Some attendees highlighted the disconnectedness of existing data sources, and made the case for better aggregation of shutdown-related data, alongside human rights-related data such as information on political violence or arrests.
Getdown attendees argued that pulling together and cross-referencing all of these data types could allow us to develop our understanding of how shutdowns impact political protest movements and organization. They could even allow internet freedom activists to better predict shutdowns ahead of time, allowing more time for shutdown mitigation plans to be developed and implemented by at-risk community groups and media organizations.
Better Understanding the Needs of Front-Line Communities
A central theme that ran through all three of our working groups’ conversations was around the need for more plentiful, and more rigorous user-focused research. Currently, technologists and digital security trainers do not have all the information they need to properly tailor shutdown resilience tools for end users in a wide variety of different contexts.
Shutdowns are implemented in so many different ways around the world, and experienced in an even larger variety depending on affected individuals’ age, gender, location, and a whole host of other personal factors.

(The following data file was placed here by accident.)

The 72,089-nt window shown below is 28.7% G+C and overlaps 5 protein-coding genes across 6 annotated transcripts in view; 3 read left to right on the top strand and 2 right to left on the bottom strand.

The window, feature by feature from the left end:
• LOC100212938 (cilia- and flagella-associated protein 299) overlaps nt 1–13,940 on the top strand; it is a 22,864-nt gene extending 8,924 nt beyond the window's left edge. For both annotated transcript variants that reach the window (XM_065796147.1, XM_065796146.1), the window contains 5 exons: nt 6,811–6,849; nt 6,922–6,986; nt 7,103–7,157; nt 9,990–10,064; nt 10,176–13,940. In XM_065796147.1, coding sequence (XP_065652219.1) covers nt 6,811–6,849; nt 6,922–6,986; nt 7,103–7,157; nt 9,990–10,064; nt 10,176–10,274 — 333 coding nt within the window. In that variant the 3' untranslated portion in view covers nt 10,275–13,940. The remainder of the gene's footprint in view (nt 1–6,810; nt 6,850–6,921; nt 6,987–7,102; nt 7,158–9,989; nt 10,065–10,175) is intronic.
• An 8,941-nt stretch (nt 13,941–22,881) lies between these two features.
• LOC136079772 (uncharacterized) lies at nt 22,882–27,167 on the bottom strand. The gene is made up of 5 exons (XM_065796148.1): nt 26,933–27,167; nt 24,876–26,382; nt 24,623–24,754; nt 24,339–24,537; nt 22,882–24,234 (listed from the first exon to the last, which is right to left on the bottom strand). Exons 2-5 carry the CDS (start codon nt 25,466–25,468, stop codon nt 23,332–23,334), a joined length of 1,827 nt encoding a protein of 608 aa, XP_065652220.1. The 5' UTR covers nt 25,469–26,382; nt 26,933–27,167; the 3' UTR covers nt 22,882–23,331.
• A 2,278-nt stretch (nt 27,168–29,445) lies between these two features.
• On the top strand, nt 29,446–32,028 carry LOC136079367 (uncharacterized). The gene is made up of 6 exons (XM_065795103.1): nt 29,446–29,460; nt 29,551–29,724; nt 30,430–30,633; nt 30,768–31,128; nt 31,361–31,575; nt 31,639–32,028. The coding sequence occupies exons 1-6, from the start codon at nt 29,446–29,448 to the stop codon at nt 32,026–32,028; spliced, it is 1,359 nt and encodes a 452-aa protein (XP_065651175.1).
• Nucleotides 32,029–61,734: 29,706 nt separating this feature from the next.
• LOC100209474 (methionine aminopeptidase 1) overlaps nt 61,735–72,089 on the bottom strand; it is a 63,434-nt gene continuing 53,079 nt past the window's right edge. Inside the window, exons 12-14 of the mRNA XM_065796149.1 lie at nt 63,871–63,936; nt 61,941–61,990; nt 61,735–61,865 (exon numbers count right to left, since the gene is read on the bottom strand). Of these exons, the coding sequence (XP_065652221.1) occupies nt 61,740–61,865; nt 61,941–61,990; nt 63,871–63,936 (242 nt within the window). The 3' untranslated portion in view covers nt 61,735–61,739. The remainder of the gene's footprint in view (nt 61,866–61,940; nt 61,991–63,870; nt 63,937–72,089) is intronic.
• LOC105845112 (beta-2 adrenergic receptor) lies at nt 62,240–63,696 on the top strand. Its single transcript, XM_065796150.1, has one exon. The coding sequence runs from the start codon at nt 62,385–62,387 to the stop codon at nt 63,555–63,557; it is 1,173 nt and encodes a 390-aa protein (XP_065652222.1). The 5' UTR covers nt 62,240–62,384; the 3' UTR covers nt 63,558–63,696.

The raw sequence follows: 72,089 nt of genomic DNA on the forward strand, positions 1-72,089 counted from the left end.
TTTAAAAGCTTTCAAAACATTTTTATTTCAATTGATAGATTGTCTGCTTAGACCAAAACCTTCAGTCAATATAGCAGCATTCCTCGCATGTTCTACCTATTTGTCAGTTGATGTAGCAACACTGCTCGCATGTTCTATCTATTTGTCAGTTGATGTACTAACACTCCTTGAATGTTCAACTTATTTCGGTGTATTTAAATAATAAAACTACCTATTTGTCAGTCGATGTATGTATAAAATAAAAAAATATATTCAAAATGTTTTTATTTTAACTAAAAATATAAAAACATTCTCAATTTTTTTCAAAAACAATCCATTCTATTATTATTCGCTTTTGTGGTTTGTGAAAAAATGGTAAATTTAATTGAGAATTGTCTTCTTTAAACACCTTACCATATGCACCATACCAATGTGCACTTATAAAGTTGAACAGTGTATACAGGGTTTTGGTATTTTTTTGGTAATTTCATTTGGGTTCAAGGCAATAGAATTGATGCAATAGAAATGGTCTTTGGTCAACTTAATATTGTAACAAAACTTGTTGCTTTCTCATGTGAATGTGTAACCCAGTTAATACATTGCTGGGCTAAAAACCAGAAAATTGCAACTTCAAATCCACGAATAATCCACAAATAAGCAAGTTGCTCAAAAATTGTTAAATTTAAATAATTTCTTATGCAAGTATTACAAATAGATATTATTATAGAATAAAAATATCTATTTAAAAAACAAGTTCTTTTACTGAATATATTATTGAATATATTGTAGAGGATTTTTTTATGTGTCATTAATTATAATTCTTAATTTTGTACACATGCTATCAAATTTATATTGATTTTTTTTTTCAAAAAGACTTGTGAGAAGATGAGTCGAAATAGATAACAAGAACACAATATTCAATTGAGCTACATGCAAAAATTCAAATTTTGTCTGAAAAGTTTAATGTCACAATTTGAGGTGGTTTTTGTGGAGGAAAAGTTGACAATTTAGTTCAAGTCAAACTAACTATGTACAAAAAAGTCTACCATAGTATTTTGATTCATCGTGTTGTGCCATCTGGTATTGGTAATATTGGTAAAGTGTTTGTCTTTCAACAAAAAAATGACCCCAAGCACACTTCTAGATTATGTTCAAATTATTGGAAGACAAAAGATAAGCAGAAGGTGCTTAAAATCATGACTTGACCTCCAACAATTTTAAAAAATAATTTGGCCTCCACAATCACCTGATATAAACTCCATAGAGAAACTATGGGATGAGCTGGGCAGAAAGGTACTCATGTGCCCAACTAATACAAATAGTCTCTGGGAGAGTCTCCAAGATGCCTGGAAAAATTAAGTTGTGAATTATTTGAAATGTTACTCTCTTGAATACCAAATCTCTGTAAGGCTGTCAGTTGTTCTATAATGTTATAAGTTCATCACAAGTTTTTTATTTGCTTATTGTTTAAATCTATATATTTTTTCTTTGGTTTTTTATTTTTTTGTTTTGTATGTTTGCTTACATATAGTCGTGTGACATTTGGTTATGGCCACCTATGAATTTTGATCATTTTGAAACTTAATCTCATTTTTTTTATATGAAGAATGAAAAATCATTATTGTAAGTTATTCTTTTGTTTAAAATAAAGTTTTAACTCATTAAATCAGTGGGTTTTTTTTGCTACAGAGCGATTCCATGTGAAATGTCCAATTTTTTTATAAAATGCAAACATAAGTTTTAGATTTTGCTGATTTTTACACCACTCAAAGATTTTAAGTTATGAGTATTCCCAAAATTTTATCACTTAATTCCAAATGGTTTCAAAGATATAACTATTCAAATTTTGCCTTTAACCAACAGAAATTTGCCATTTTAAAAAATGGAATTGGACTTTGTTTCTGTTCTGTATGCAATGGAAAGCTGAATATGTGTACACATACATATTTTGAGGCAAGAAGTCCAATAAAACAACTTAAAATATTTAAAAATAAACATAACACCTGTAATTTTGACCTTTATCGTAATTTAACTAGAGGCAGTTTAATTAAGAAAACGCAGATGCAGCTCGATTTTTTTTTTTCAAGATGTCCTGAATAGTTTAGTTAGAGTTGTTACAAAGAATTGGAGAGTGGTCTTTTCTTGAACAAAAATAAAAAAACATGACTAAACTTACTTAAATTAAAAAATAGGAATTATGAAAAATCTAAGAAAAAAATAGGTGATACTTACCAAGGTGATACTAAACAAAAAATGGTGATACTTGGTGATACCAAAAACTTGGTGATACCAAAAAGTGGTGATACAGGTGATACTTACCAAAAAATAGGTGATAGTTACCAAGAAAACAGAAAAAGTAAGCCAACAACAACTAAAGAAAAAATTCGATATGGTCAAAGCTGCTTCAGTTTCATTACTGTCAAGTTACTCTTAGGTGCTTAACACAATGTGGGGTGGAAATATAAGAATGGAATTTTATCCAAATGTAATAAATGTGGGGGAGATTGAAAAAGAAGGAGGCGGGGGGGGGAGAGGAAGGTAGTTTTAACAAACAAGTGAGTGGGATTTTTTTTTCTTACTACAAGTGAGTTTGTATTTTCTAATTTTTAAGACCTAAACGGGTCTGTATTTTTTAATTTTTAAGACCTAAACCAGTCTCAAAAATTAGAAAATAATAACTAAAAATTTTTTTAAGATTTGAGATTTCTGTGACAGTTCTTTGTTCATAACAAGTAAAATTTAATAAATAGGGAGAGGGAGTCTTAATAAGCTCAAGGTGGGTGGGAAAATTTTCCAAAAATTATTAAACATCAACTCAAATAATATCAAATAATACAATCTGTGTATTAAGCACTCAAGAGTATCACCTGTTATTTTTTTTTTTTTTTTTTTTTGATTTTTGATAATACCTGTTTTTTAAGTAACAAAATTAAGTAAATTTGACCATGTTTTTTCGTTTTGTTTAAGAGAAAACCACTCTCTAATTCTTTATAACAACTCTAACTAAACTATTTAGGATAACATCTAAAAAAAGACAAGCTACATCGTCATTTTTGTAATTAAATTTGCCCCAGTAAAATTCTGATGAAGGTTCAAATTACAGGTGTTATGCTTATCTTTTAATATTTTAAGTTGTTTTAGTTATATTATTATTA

In response, our 2022 Getdown cohort raised the following points as potential priorities for future shutdown research:
- Develop more focused research to understand how different types of users are affected by internet shutdowns, as well as their behaviors and response strategies.
Significant numbers of people around the world have now experienced the effects of internet shutdowns, and yet our communities of researchers and technologists have only scratched the surface in terms of documenting those experiences, and learning from them.
Attendees of the Shutdown Getdown repeatedly spoke about the need for coordinated, larger-scale research into how users experience shutdowns, and their needs from technology projects in development.
We’ll also pick up this point in more detail in our Design & Usability blog.
- Undertake more research to understand how effective existing tools are in providing services to users in shutdown-prone environments.
This point is connected to our previous one, but in addition to understanding the needs of end users, more work needs to be undertaken to assess the impact and reach of existing shutdown-resilient services.
Given their often decentralized nature, it’s often been challenging to gain clear insights into the impactfulness of existing peer-to-peer based solutions, or satellite datacasting services. Technologists and researchers at the Shutdown Getdown were keen for further efforts to be made to understand how their technologies are currently being used in contexts experiencing internet shutdowns.
Want to get involved?
If you’ve read this blog and have ideas for how to tackle any of these challenges, then we want to hear from you. If you have an existing project, or a project idea that you’d like to discuss, you can reach out to our team at [email protected] to set up an introductory call.
Alternatively, if you’d like to submit an application for funding to support your work, we’d encourage you to explore our Internet Freedom Fund for opportunities, as well as our Information Controls Fellowship Program, which is available for applications on an annual basis.